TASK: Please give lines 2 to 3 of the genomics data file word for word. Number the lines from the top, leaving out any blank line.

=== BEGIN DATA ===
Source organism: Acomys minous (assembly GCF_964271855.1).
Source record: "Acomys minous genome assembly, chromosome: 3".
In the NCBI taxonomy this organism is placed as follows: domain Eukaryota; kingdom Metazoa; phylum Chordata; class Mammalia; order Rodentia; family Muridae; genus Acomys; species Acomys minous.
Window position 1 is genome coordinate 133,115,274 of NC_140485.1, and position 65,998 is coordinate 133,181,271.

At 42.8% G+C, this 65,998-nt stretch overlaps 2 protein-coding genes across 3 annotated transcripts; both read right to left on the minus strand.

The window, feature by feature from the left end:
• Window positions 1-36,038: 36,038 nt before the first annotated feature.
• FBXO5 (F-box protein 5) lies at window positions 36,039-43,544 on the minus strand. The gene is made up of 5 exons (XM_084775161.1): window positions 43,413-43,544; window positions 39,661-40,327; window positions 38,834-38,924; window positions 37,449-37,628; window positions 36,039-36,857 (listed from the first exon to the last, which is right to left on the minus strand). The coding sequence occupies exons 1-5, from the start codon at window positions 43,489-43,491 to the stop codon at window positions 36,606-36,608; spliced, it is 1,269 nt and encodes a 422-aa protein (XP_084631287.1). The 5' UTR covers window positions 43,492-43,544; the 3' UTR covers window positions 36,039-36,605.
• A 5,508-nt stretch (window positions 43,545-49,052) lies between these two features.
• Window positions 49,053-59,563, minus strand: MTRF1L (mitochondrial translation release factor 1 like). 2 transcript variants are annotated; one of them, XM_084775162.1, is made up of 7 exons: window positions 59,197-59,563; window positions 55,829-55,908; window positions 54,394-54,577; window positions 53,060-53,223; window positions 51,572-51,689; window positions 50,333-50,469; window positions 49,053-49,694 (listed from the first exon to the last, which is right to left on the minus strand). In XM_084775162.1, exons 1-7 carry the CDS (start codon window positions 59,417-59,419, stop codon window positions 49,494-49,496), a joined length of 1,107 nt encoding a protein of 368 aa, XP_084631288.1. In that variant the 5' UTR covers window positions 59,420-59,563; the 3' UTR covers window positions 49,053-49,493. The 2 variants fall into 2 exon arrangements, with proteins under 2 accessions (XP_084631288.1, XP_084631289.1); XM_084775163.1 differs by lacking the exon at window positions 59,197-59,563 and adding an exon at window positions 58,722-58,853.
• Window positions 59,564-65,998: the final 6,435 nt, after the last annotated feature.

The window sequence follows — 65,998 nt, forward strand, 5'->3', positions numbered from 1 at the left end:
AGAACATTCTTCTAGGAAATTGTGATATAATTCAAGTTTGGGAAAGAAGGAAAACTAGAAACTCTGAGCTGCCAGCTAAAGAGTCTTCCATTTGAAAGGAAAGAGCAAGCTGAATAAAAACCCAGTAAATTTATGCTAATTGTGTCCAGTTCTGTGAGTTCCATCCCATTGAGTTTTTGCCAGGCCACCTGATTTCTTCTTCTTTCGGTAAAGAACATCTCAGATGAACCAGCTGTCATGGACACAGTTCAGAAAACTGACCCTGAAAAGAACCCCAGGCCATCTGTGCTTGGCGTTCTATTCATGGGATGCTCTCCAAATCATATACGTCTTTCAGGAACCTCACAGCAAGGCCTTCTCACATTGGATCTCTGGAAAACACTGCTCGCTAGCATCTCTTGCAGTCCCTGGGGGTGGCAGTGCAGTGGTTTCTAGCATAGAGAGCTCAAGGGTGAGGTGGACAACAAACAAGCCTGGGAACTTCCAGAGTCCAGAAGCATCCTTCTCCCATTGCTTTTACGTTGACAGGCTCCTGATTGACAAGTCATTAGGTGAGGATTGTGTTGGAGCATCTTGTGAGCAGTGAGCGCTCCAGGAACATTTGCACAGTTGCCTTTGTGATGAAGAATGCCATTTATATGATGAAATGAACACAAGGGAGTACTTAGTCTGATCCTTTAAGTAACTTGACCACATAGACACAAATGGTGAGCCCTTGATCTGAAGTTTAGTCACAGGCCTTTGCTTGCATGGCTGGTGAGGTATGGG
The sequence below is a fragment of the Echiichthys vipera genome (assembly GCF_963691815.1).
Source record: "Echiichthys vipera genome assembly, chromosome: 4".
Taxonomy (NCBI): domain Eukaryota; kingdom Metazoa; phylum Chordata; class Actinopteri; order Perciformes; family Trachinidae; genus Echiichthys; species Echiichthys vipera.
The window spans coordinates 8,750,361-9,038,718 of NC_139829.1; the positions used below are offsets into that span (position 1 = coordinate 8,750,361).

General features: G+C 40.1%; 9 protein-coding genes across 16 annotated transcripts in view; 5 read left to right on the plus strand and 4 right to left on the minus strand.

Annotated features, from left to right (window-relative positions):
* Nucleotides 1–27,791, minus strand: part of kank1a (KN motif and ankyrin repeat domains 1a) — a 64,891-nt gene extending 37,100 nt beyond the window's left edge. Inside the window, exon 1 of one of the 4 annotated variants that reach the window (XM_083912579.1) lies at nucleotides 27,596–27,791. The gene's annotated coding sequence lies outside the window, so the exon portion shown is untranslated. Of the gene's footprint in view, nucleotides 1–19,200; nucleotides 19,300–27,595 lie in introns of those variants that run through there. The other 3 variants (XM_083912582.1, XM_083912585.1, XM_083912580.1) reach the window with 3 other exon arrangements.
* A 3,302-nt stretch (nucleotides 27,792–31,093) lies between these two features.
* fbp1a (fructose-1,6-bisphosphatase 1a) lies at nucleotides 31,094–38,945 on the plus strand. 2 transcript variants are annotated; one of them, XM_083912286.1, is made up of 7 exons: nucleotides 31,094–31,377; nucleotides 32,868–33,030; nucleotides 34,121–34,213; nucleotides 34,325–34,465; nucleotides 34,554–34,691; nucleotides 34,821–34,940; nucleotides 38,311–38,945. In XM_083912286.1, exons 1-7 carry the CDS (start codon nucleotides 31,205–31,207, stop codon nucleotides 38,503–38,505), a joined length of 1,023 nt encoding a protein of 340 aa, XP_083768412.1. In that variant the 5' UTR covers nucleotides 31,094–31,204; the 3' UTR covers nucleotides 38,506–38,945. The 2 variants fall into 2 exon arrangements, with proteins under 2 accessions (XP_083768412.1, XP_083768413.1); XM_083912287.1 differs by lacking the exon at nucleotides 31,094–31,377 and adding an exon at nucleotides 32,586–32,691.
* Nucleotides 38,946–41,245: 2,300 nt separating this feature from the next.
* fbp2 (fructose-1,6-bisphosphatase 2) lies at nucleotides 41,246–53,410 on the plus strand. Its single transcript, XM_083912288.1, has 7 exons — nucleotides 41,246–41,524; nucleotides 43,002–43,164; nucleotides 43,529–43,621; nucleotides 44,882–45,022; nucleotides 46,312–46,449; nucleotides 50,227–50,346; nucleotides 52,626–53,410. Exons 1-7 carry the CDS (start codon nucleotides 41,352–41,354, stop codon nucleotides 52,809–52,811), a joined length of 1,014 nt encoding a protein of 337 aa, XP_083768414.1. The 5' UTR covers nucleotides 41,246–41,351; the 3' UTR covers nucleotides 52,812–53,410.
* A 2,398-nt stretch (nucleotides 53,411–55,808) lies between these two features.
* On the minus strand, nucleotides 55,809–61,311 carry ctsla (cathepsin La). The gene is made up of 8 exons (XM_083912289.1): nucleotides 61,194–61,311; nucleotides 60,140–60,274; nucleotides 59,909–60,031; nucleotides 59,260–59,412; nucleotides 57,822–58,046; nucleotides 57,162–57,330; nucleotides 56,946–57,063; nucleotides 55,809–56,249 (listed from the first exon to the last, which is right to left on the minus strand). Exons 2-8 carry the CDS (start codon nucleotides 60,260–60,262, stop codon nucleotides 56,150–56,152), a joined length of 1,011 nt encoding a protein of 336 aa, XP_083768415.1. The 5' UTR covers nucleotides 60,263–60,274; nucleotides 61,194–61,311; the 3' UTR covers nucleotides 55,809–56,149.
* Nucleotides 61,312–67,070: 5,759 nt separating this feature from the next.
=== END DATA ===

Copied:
Source record: "Acomys minous genome assembly, chromosome: 3".
In the NCBI taxonomy this organism is placed as follows: domain Eukaryota; kingdom Metazoa; phylum Chordata; class Mammalia; order Rodentia; family Muridae; genus Acomys; species Acomys minous.